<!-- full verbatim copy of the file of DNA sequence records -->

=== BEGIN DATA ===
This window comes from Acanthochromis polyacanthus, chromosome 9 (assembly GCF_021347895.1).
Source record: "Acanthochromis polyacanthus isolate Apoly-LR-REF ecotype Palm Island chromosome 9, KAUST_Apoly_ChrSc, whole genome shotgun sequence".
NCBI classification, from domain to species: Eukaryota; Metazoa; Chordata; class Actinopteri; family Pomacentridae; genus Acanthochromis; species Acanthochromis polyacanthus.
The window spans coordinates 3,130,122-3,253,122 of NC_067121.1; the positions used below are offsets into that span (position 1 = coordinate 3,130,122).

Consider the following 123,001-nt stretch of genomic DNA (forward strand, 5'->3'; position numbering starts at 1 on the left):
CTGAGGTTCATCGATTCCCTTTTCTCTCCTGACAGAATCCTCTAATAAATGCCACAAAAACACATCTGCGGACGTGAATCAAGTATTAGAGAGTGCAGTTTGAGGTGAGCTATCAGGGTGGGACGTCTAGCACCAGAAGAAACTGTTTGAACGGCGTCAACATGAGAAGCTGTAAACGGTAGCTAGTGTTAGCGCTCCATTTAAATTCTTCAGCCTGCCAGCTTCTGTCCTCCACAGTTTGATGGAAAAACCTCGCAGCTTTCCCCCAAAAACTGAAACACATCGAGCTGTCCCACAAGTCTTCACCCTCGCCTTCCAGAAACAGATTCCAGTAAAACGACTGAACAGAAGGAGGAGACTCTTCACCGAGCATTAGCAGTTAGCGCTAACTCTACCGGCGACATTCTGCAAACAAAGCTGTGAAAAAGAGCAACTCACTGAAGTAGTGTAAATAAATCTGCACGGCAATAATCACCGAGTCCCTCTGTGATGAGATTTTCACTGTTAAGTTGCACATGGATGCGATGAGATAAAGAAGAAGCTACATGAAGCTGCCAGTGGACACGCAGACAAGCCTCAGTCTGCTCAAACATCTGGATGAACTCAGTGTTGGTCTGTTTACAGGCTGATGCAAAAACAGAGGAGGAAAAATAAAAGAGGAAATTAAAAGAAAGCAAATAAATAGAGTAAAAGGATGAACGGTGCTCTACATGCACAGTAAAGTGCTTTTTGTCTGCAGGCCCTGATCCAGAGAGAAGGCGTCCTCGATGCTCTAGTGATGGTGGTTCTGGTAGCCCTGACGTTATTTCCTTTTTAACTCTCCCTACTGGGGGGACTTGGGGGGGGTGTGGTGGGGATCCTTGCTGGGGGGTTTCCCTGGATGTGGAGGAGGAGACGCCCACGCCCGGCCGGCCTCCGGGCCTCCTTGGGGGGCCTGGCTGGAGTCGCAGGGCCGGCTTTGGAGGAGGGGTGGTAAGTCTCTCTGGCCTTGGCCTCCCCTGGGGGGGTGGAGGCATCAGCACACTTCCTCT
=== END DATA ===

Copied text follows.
This window comes from Acanthochromis polyacanthus, chromosome 9 (assembly GCF_021347895.1).
Source record: "Acanthochromis polyacanthus isolate Apoly-LR-REF ecotype Palm Island chromosome 9, KAUST_Apoly_ChrSc, whole genome shotgun sequence".
NCBI classification, from domain to species: Eukaryota; Metazoa; Chordata; class Actinopteri; family Pomacentridae; genus Acanthochromis; species Acanthochromis polyacanthus.
The window spans coordinates 3,130,122-3,253,122 of NC_067121.1; the positions used below are offsets into that span (position 1 = coordinate 3,130,122).

Consider the following 123,001-nt stretch of genomic DNA (forward strand, 5'->3'; position numbering starts at 1 on the left):
CTGAGGTTCATCGATTCCCTTTTCTCTCCTGACAGAATCCTCTAATAAATGCCACAAAAACACATCTGCGGACGTGAATCAAGTATTAGAGAGTGCAGTTTGAGGTGAGCTATCAGGGTGGGACGTCTAGCACCAGAAGAAACTGTTTGAACGGCGTCAACATGAGAAGCTGTAAACGGTAGCTAGTGTTAGCGCTCCATTTAAATTCTTCAGCCTGCCAGCTTCTGTCCTCCACAGTTTGATGGAAAAACCTCGCAGCTTTCCCCCAAAAACTGAAACACATCGAGCTGTCCCACAAGTCTTCACCCTCGCCTTCCAGAAACAGATTCCAGTAAAACGACTGAACAGAAGGAGGAGACTCTTCACCGAGCATTAGCAGTTAGCGCTAACTCTACCGGCGACATTCTGCAAACAAAGCTGTGAAAAAGAGCAACTCACTGAAGTAGTGTAAATAAATCTGCACGGCAATAATCACCGAGTCCCTCTGTGATGAGATTTTCACTGTTAAGTTGCACATGGATGCGATGAGATAAAGAAGAAGCTACATGAAGCTGCCAGTGGACACGCAGACAAGCCTCAGTCTGCTCAAACATCTGGATGAACTCAGTGTTGGTCTGTTTACAGGCTGATGCAAAAACAGAGGAGGAAAAATAAAAGAGGAAATTAAAAGAAAGCAAATAAATAGAGTAAAAGGATGAACGGTGCTCTACATGCACAGTAAAGTGCTTTTTGTCTGCAGGCCCTGATCCAGAGAGAAGGCGTCCTCGATGCTCTAGTGATGGTGGTTCTGGTAGCCCTGACGTTATTTCCTTTTTAACTCTCCCTACTGGGGGGACTTGGGGGGGGTGTGGTGGGGATCCTTGCTGGGGGGTTTCCCTGGATGTGGAGGAGGAGACGCCCACGCCCGGCCGGCCTCCGGGCCTCCTTGGGGGGCCTGGCTGGAGTCGCAGGGCCGGCTTTGGAGGAGGGGTGGTAAGTCTCTCTGGCCTTGGCCTCCCCTGGGGGGGTGGAGGCATCAGCACACTTCCTCT